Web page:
By Ryan Ekvall | Wisconsin Reporter
MADISON — Remember the American Recovery and Reinvestment Act of 2009?
Hundreds of billions of taxpayer dollars pumped into thousands of projects — from massive road construction programs to money for an electric oyster shell dispersal cart to water safety mascot costumes.
The idea was to resurrect an economy buried in a deep recession.
But some four years later, a handful of the 6,921 total project awards to Wisconsin entities, about $4.069 billion-worth, appear to be sitting on the shelf.
A Wisconsin Reporter review of Recovery.gov reveals that $11,682,024 awarded for 36 projects in Wisconsin had not been started as of Oct. 30.
Or were they?
The information on some of the website’s pages that track where the Recovery funds are spent are inaccurate.
Wisconsin Reporter contacted some of the the companies and government agencies that were awarded stimulus funds and supposedly sitting on the caash, only to be told that the money had been spent and final reports had been filed with the federal government.
“Maybe you should do a story on how the Recovery website isn’t right,” said Cathy Pollard, executive director of the Beloit Housing Authority. “All that money had been spent by March 2012. The program is done. That money is long gone and I need more.”
The Beloit Housing Authority was awarded $259,221 on March 18, 2009, to rehabilitate 65 public housing units. Pollard said the money was spent to replace windows, furnaces and floors, among other rehab efforts. The Recovery Act funds were part of a larger $11 million investment involving tax credits and local investors to remodel Beloit’s public housing.
BHA wasn’t alone.
Wicab Inc., a research company in Middleton, received $139,183 for research on a project titled “vision substitution through the tongue,” which Wicab controller Gina Reinhard explained would enable “perception of visual information using a tongue and camera system” for the blind.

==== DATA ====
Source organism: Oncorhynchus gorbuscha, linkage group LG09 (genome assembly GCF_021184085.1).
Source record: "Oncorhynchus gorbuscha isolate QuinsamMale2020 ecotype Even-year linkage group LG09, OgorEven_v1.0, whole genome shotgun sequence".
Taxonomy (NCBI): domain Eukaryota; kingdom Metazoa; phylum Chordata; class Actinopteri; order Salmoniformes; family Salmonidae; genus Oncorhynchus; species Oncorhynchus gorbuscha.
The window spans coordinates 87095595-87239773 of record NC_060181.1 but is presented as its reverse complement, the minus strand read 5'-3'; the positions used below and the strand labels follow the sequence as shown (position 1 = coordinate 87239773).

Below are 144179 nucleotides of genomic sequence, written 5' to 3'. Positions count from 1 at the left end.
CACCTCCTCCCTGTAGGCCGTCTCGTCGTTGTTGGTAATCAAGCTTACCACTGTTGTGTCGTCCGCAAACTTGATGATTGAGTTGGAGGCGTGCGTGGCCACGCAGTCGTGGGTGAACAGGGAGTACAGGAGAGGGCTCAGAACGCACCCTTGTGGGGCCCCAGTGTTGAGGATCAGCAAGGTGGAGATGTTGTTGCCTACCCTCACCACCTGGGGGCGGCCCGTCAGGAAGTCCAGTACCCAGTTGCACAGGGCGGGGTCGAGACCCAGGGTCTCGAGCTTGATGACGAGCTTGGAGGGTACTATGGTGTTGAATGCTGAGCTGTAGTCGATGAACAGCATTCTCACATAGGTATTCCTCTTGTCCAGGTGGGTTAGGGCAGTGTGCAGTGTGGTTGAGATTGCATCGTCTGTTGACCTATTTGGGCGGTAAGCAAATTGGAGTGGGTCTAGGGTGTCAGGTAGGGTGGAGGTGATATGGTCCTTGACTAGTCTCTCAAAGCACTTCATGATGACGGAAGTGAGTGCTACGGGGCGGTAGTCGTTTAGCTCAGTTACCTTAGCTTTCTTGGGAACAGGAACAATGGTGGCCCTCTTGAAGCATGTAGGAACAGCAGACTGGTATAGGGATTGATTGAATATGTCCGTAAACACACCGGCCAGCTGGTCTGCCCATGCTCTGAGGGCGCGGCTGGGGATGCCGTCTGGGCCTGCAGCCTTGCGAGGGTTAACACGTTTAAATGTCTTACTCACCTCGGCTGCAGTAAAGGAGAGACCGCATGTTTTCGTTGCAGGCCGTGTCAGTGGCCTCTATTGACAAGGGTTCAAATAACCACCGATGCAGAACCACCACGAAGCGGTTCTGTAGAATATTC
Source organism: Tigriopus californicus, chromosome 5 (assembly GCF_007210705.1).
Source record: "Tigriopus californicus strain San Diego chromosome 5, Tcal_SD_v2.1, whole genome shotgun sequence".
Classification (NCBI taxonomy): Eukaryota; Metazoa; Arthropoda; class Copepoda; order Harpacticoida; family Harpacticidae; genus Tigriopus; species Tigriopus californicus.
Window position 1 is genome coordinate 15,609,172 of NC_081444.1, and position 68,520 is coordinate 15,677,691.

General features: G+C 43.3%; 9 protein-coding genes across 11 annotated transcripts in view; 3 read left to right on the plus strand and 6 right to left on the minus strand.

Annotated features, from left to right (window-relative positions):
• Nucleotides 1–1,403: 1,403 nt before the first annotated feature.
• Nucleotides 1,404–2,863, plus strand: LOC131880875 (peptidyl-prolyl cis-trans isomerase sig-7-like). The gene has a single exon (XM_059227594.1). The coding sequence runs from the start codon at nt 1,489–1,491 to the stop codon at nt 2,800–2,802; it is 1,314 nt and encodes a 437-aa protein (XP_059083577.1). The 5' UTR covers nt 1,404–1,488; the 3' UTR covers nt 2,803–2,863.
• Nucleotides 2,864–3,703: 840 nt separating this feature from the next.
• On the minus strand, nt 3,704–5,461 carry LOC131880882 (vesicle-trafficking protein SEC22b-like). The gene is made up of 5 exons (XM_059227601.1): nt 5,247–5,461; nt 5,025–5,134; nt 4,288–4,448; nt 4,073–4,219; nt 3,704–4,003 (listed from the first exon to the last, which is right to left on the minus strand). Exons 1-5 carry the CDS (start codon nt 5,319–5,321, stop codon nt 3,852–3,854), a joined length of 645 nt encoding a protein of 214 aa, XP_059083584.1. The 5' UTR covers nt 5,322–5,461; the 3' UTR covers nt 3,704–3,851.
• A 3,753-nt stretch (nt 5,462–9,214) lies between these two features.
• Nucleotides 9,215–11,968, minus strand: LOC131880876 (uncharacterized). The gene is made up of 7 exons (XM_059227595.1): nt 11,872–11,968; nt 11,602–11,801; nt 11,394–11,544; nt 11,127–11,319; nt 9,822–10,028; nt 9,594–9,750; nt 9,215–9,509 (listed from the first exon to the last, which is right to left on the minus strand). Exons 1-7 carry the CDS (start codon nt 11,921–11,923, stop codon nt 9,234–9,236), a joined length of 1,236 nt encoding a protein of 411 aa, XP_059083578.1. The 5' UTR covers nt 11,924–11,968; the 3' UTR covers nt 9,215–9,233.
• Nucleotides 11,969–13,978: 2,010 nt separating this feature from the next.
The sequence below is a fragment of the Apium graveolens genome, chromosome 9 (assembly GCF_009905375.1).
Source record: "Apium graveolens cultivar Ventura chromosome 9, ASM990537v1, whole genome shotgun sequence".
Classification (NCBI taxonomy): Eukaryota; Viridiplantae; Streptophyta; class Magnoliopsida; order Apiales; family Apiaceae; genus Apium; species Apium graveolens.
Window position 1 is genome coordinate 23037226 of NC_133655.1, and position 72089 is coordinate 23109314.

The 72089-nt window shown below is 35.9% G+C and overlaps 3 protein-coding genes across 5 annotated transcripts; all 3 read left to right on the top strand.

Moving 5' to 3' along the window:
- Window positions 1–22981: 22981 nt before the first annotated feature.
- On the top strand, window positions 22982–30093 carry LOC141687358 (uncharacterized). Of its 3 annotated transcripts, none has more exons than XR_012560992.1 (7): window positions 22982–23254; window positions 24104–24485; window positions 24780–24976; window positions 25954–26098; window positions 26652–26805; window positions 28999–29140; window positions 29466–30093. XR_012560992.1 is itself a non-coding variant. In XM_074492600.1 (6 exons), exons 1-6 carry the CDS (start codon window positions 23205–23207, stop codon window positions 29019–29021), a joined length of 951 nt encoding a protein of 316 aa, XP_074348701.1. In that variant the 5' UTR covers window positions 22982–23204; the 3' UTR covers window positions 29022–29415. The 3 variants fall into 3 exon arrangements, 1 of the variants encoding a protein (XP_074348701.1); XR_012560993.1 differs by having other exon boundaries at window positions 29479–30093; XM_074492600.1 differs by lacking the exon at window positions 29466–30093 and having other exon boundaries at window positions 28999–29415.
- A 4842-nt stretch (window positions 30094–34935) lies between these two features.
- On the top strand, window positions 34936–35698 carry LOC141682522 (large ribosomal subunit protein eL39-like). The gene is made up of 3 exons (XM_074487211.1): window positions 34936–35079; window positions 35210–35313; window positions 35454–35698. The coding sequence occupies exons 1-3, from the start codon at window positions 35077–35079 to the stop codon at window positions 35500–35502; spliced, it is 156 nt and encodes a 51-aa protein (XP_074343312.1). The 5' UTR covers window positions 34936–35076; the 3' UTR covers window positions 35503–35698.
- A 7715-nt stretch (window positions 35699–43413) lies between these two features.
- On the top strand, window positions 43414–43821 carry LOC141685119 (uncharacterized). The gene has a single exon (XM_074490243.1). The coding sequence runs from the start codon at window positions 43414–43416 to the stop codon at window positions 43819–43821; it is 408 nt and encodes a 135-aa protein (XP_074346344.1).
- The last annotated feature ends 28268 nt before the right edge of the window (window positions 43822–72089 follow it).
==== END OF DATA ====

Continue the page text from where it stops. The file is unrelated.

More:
The BrainPort V100, the company’s device that uses the vision-substitution technology, has not yet been submitted for FDA approval, but Reinhard insists the money was spent and reports filed.
Dee Barnard, executive director of Access to Independence Inc., an independent living outreach agency, said, “That’s really weird because we report every quarter into the portal.”
Access to Independence was granted $201,352 in December 2009, funds Barnard said were used for “development, staff training for fee-for-service programs and to add a couple of staff members.”
So why is the Recovery website riddled with errors?
“I don’t know the answer, man,” said Ed Pound, spokesman for the federal Recovery Accountability and Transparency Board, which tracks waste, fraud and abuse in the stimulus program.
The problem appears to be laced with the multiple layers of bureaucracy that is the Recovery Act and the accounting for it.
“Money is dispersed by 28 federal agencies. That’s contracts, grants and loans of $276 billion, one-third of the program. Money is dispersed by agencies to the recipients, and then these recipients are to file reports every quarter with the Recovery Board. After a month we post them publicly on Recovery.gov. In this case this recipient should be filing with us every quarter,” Pound said.
Apparently they are.
Pound and Wisconsin Reporter did some sleuthing on the Recovery.gov web site and found many of the recipients had multiple awards listed for the same amount of money.
For example, Access to Independence was awarded a $201,352 grant on Dec. 18, 2009. On the same day, the entity also was awarded a contract for the same amount. Pound suggested the award was changed by the issuing agency, in this case, the U.S. Department of Education.
“Something got changed in the way this got awarded,” he said. “I’m betting they switched this thing around. I don’t know that, but I would go back to these guys and ask them what they actually received.”
“There’s no way for me to know because we don’t disperse the funds. Not being the awarding officer, I have no clue what’s going on here,” he said.
Wisconsin Reporter contacted several agencies that awarded Recovery funds. None returned calls as of late Wednesday morning.
Contact Ryan Ekvall at email@example.com
— Edited by Kelly Carson, firstname.lastname@example.org